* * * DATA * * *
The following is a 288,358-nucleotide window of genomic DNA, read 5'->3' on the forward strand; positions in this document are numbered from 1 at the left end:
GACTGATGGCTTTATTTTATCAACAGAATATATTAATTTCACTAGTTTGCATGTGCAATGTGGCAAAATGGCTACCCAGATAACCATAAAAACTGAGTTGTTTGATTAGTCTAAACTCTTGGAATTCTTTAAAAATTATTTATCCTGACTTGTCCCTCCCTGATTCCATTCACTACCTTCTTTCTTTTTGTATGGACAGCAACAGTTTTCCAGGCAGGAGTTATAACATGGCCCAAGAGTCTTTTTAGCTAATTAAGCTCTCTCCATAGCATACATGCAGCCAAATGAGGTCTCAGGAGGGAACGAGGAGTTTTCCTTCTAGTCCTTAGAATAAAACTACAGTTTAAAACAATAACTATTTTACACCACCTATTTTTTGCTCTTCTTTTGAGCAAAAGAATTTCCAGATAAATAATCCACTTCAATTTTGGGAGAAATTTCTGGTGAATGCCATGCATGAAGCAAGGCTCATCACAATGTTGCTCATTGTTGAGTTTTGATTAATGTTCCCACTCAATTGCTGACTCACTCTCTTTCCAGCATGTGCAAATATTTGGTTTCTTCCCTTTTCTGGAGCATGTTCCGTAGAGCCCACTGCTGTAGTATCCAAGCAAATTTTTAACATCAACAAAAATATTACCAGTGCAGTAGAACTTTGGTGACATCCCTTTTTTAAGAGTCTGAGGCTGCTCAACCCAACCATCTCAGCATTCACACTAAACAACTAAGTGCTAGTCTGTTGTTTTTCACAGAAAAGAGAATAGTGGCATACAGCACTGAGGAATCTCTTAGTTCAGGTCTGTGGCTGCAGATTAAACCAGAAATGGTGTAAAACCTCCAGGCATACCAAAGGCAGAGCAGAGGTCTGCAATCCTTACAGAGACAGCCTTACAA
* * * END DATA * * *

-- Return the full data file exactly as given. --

The following is a 288,358-nucleotide window of genomic DNA, read 5'->3' on the forward strand; positions in this document are numbered from 1 at the left end:
GACTGATGGCTTTATTTTATCAACAGAATATATTAATTTCACTAGTTTGCATGTGCAATGTGGCAAAATGGCTACCCAGATAACCATAAAAACTGAGTTGTTTGATTAGTCTAAACTCTTGGAATTCTTTAAAAATTATTTATCCTGACTTGTCCCTCCCTGATTCCATTCACTACCTTCTTTCTTTTTGTATGGACAGCAACAGTTTTCCAGGCAGGAGTTATAACATGGCCCAAGAGTCTTTTTAGCTAATTAAGCTCTCTCCATAGCATACATGCAGCCAAATGAGGTCTCAGGAGGGAACGAGGAGTTTTCCTTCTAGTCCTTAGAATAAAACTACAGTTTAAAACAATAACTATTTTACACCACCTATTTTTTGCTCTTCTTTTGAGCAAAAGAATTTCCAGATAAATAATCCACTTCAATTTTGGGAGAAATTTCTGGTGAATGCCATGCATGAAGCAAGGCTCATCACAATGTTGCTCATTGTTGAGTTTTGATTAATGTTCCCACTCAATTGCTGACTCACTCTCTTTCCAGCATGTGCAAATATTTGGTTTCTTCCCTTTTCTGGAGCATGTTCCGTAGAGCCCACTGCTGTAGTATCCAAGCAAATTTTTAACATCAACAAAAATATTACCAGTGCAGTAGAACTTTGGTGACATCCCTTTTTTAAGAGTCTGAGGCTGCTCAACCCAACCATCTCAGCATTCACACTAAACAACTAAGTGCTAGTCTGTTGTTTTTCACAGAAAAGAGAATAGTGGCATACAGCACTGAGGAATCTCTTAGTTCAGGTCTGTGGCTGCAGATTAAACCAGAAATGGTGTAAAACCTCCAGGCATACCAAAGGCAGAGCAGAGGTCTGCAATCCTTACAGAGACAGCCTTACAA